It’s well known that if two competing firms fix prices or share customers/markets, they can be fined for breaching competition law. But a recent case involving the energy sector highlights the potential for liability to be imposed on businesses such as software providers which have helped to facilitate anti-competitive activity.
Earlier in 2019, the energy regulator, Ofgem, fined two energy suppliers, Economy Energy and EGEL, for agreeing to share markets and allocate retail customers. It also fined Dyball, a provider of software and consultancy services, for helping the suppliers to ensure that they could block sales to each other’s customers. Dyball was present at meetings where the arrangement not to compete for each other’s customers was discussed. It then supplied customer relationship management (CRM) and billing systems which were specially configured to facilitate the arrangement. Throughout the process, it also made suggestions as to how the system for blocking sales could be improved.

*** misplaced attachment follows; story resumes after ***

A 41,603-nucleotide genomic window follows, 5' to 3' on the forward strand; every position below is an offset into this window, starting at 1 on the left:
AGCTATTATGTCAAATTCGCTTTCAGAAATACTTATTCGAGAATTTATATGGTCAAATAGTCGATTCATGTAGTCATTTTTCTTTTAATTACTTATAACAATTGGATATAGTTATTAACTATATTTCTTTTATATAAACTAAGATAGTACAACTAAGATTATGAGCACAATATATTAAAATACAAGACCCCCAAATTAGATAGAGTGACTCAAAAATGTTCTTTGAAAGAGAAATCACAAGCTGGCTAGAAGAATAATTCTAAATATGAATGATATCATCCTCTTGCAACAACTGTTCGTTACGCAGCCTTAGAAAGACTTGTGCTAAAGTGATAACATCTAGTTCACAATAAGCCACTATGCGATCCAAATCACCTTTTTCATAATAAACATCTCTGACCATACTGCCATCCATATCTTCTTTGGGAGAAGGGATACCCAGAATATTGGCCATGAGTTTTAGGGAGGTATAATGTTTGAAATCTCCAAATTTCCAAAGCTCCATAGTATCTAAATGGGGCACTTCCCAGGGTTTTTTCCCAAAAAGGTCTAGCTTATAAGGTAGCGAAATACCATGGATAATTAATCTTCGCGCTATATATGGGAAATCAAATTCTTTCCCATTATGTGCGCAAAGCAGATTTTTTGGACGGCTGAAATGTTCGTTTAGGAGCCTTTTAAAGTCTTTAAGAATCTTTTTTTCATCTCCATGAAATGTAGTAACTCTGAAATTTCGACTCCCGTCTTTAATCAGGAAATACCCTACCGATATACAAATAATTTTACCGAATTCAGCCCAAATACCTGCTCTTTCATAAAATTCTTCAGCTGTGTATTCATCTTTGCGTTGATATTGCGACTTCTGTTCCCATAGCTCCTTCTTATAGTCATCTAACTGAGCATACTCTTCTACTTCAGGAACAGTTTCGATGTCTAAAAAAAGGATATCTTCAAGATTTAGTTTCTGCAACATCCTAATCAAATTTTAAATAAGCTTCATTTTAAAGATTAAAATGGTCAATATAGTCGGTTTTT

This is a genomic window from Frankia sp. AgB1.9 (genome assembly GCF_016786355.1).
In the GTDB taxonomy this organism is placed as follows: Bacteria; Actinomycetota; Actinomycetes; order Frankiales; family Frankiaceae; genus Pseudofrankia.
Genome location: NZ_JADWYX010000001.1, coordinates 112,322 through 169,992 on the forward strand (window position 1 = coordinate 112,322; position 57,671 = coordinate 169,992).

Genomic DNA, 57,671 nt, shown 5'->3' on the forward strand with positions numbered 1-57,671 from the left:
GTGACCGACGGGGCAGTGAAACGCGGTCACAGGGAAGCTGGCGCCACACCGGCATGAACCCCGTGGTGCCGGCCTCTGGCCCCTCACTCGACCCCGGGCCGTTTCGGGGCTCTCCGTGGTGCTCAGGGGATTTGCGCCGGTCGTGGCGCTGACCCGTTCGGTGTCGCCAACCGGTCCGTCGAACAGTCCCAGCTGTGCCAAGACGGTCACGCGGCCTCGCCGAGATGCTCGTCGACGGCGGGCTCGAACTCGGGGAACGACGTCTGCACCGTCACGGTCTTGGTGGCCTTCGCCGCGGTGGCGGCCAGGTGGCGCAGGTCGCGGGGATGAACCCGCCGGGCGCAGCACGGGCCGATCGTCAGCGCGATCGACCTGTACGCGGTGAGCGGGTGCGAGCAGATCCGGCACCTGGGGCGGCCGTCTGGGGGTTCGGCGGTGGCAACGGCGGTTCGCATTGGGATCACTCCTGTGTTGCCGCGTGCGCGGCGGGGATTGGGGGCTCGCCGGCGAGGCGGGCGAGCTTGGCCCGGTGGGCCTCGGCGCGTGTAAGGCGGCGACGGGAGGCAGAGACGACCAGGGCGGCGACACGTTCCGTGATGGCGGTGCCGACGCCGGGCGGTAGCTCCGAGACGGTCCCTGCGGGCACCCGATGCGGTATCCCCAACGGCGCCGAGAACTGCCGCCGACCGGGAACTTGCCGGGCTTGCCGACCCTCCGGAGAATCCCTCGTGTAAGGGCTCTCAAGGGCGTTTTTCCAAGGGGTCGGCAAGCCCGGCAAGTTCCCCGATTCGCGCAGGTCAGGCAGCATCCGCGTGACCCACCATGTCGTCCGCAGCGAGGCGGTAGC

Was it fair to fine Dyball just for doing what its customers asked?
You could say that Dyball was a victim of its own success in the sense that it did what every software provider should aim to do: proactively identify its customers’ needs and provide them with a system that meets those needs. However, so far as Ofgem was concerned, Dyball’s understanding of what its customers wanted meant that it was well aware of the intended illegal arrangement (and if it did not know that it was illegal, then it should have done; ignorance of the law is no excuse).